A Randomly Generated Level using this solution.

Roguelikes are all the rage in the indie game scene right now, and I know that myself and others have a plethora of great ideas they want to add to the genre. But one of the key tenets of the genre, randomly generated levels, can be tough to wrap your head around. My engine of choice is Game Maker Studio 2, and it especially lacks the features needed to make this a painless process. Good news though! I tackled it for you. Follow this guide and you’ll have a rudimentary level generation system up and running in no time.

Link’s Awakening, but worse.
Link’s Awakening, but worse.
I’m entirely too proud of this.

First things first, this is going to be much easier to follow if you read my previous story about creating a basic game engine with Javascript using the Canvas tag. We’ll be using a lot of code from it to speed this whole process up.

Against my better judgement I’ve forged ahead and started creating a camera system using the drawImage() function built into the context rendering system that HTML5 uses. I’ve restructured a few things to improve the engine, most importantly the array that contained our instances of entities is now an object with unique keys for each object…

This took hours of research.

In 2020 if you hear the phrase “Game Engine” you likely imagine Unreal or Unity, or even GameMaker Studio if you have some class. You probably don’t think Vanilla Javascript. For good reason, JS was never meant to do this. With the advent of HTML5 you can do a whole lot more. We’re going to painstakingly, and with much complaining, implement a basic loop that will allow for basic game logic and animation.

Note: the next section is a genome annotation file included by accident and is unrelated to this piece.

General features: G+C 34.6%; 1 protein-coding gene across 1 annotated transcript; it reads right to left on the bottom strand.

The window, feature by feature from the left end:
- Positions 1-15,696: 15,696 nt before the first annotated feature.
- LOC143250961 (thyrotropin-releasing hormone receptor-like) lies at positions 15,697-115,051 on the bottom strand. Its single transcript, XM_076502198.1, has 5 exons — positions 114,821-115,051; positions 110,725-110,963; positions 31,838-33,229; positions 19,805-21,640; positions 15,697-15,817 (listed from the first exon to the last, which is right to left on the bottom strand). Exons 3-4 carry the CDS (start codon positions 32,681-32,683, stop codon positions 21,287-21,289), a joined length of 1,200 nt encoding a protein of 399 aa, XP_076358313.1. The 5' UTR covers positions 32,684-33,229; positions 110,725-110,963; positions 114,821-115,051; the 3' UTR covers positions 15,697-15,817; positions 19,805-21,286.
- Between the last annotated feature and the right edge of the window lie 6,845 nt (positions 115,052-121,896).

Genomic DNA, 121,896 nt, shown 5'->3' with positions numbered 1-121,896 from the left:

The first thing we need to implement is a clock. Games rely on a constantly looping program to activate different function calls and achieve motion. …

If you’re anything like me you were obsessed with Pokémon in the late 90s and early 00s. You could name all the original 151, how they evolved, what their types were and what the best moves for them were. You probably didn’t take it as far me and try to develop a Pokémon clone on the TI-84 though.

Being the intrepid (and wildly distracted) youth I was I set about trying to replicate the magical Pokémon experience on the venerable TI-84 from the back of my algebra class all in TI-Basic. …

I’ve been doing some light work on a top down shooter game and simultaneously going through my first week at Flatiron school. We’re currently working through Object Relationships and I got hit with a bit of a lightning rod about how to work a problem with an AI system I was working on.

My goal for the system eventually is pretty simple to explain but difficult to implement. I want enemies that move a bit like a squad. They can flank the player, take cover, charge the player, cower in fear, run away. A number of squad based activities.


Will Avery

Student at Flatiron School, Chicago. Former musician, current nerd, former dork.

Get the Medium app

A button that says 'Download on the App Store', and if clicked it will lead you to the iOS App store
A button that says 'Get it on, Google Play', and if clicked it will lead you to the Google Play store